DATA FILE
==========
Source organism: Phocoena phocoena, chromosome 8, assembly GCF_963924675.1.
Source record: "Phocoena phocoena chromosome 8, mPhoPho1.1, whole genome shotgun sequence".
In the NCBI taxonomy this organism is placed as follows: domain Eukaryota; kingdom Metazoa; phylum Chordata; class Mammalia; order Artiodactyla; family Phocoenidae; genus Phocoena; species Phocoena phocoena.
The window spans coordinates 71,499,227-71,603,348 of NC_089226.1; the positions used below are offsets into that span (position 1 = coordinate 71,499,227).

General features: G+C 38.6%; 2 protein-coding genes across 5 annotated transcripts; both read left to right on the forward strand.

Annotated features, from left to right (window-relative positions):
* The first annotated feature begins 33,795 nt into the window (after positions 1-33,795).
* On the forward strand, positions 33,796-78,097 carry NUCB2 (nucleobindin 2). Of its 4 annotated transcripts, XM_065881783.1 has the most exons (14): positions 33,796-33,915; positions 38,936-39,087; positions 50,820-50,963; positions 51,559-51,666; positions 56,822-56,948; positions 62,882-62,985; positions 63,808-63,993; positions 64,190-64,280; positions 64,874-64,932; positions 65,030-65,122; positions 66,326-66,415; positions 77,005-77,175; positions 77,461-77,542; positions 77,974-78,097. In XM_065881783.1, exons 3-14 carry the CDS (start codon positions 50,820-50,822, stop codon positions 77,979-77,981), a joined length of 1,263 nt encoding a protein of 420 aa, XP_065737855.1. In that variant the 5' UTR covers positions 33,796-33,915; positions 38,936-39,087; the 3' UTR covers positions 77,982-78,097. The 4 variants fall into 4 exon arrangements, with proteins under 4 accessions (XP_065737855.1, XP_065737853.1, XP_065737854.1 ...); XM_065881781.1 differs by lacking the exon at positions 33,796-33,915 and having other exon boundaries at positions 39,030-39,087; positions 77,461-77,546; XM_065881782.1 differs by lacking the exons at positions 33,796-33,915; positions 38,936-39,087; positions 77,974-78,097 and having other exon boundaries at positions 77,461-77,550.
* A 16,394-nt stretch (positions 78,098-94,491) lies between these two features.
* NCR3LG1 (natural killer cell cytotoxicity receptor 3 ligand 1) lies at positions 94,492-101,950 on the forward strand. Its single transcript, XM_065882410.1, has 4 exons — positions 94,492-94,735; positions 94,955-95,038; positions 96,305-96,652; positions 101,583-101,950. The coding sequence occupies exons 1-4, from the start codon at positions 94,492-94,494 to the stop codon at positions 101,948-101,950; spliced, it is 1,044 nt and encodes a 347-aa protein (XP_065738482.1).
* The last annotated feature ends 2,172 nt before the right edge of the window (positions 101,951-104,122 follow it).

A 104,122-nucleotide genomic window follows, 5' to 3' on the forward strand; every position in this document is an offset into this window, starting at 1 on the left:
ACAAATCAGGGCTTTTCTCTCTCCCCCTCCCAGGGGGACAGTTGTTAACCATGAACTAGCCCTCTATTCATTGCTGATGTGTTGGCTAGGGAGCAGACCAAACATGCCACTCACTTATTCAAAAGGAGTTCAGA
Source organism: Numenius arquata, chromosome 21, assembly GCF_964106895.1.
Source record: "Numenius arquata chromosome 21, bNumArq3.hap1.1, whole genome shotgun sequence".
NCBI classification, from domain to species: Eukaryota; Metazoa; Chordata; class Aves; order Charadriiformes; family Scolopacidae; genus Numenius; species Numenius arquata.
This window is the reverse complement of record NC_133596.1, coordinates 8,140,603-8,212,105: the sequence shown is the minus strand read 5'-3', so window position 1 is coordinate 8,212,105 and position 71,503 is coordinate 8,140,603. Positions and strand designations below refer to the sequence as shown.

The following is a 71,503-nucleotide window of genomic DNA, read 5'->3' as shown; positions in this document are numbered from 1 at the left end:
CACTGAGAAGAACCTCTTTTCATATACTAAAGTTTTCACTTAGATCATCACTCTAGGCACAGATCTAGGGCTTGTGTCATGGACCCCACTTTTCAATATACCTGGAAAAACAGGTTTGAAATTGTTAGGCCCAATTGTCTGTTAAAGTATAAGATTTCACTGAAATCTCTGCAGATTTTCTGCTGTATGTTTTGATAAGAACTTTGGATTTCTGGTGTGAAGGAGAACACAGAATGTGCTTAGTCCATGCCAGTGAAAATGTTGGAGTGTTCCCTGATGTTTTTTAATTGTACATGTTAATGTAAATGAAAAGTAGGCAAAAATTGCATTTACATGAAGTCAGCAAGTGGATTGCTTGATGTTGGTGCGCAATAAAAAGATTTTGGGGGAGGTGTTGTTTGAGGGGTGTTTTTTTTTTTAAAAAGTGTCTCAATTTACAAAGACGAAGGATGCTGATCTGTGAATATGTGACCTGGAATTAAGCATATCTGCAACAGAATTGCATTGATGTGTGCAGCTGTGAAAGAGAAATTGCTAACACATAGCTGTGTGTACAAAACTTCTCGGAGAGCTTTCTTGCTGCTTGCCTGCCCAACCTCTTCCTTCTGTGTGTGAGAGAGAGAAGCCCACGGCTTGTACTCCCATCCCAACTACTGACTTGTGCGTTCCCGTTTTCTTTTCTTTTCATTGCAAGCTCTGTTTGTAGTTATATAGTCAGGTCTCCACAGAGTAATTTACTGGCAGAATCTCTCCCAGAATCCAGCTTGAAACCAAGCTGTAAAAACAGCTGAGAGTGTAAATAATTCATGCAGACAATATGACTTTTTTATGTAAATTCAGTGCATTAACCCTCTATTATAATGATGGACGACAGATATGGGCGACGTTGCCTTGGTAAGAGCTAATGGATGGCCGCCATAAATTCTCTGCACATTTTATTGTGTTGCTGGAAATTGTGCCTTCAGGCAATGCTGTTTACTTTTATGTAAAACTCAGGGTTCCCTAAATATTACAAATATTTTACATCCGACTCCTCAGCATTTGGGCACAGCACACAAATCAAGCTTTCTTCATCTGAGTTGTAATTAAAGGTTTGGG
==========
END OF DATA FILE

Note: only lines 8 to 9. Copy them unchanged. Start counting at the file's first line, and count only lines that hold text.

* On the forward strand, positions 33,796-78,097 carry NUCB2 (nucleobindin 2). Of its 4 annotated transcripts, XM_065881783.1 has the most exons (14): positions 33,796-33,915; positions 38,936-39,087; positions 50,820-50,963; positions 51,559-51,666; positions 56,822-56,948; positions 62,882-62,985; positions 63,808-63,993; positions 64,190-64,280; positions 64,874-64,932; positions 65,030-65,122; positions 66,326-66,415; positions 77,005-77,175; positions 77,461-77,542; positions 77,974-78,097. In XM_065881783.1, exons 3-14 carry the CDS (start codon positions 50,820-50,822, stop codon positions 77,979-77,981), a joined length of 1,263 nt encoding a protein of 420 aa, XP_065737855.1. In that variant the 5' UTR covers positions 33,796-33,915; positions 38,936-39,087; the 3' UTR covers positions 77,982-78,097. The 4 variants fall into 4 exon arrangements, with proteins under 4 accessions (XP_065737855.1, XP_065737853.1, XP_065737854.1 ...); XM_065881781.1 differs by lacking the exon at positions 33,796-33,915 and having other exon boundaries at positions 39,030-39,087; positions 77,461-77,546; XM_065881782.1 differs by lacking the exons at positions 33,796-33,915; positions 38,936-39,087; positions 77,974-78,097 and having other exon boundaries at positions 77,461-77,550.
* A 16,394-nt stretch (positions 78,098-94,491) lies between these two features.